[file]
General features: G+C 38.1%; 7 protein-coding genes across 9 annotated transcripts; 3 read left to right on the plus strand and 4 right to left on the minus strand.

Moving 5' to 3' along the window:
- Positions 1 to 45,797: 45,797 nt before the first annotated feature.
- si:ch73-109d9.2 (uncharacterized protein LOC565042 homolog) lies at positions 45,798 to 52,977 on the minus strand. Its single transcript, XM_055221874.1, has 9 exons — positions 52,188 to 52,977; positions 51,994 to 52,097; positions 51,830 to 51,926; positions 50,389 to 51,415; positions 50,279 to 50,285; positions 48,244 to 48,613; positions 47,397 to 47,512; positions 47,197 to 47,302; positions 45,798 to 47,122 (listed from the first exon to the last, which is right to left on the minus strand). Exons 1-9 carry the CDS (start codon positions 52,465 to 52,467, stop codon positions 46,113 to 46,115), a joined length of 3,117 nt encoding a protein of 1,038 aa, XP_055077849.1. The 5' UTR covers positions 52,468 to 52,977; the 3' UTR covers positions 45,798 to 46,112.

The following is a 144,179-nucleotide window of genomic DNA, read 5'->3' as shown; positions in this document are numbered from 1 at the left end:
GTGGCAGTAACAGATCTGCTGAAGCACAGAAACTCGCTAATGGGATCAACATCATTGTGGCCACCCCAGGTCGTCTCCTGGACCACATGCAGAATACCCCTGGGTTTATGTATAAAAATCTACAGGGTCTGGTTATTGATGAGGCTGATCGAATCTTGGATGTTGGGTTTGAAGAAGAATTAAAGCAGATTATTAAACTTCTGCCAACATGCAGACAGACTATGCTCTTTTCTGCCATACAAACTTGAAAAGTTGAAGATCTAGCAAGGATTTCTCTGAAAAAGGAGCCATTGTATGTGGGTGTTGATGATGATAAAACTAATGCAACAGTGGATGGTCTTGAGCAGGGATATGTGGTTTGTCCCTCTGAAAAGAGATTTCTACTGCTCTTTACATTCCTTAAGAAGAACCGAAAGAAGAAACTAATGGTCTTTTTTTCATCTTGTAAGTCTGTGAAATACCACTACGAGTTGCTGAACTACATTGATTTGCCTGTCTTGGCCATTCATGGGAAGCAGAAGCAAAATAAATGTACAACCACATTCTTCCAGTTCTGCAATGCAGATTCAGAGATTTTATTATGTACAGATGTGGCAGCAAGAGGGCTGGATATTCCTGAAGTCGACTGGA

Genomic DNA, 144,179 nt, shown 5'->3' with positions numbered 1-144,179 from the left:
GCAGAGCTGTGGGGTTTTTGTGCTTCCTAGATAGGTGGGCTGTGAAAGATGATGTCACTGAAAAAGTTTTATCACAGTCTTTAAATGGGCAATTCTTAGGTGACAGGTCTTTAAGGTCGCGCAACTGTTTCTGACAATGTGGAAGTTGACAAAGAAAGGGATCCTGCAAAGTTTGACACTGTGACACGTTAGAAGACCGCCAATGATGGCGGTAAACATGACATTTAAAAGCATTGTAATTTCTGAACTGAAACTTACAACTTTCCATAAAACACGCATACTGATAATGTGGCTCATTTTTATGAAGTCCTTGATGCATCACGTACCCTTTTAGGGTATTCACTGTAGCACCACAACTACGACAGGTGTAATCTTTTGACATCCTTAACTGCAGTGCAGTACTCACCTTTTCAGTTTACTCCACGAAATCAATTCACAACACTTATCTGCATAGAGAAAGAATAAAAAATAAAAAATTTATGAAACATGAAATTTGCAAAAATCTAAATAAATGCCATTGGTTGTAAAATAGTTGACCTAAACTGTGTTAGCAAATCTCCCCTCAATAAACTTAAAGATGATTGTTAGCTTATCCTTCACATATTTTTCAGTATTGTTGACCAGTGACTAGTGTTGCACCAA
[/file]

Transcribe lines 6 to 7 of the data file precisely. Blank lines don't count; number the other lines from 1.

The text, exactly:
GTGGCAGTAACAGATCTGCTGAAGCACAGAAACTCGCTAATGGGATCAACATCATTGTGGCCACCCCAGGTCGTCTCCTGGACCACATGCAGAATACCCCTGGGTTTATGTATAAAAATCTACAGGGTCTGGTTATTGATGAGGCTGATCGAATCTTGGATGTTGGGTTTGAAGAAGAATTAAAGCAGATTATTAAACTTCTGCCAACATGCAGACAGACTATGCTCTTTTCTGCCATACAAACTTGAAAAGTTGAAGATCTAGCAAGGATTTCTCTGAAAAAGGAGCCATTGTATGTGGGTGTTGATGATGATAAAACTAATGCAACAGTGGATGGTCTTGAGCAGGGATATGTGGTTTGTCCCTCTGAAAAGAGATTTCTACTGCTCTTTACATTCCTTAAGAAGAACCGAAAGAAGAAACTAATGGTCTTTTTTTCATCTTGTAAGTCTGTGAAATACCACTACGAGTTGCTGAACTACATTGATTTGCCTGTCTTGGCCATTCATGGGAAGCAGAAGCAAAATAAATGTACAACCACATTCTTCCAGTTCTGCAATGCAGATTCAGAGATTTTATTATGTACAGATGTGGCAGCAAGAGGGCTGGATATTCCTGAAGTCGACTGGA

Genomic DNA, 144,179 nt, shown 5'->3' with positions numbered 1-144,179 from the left: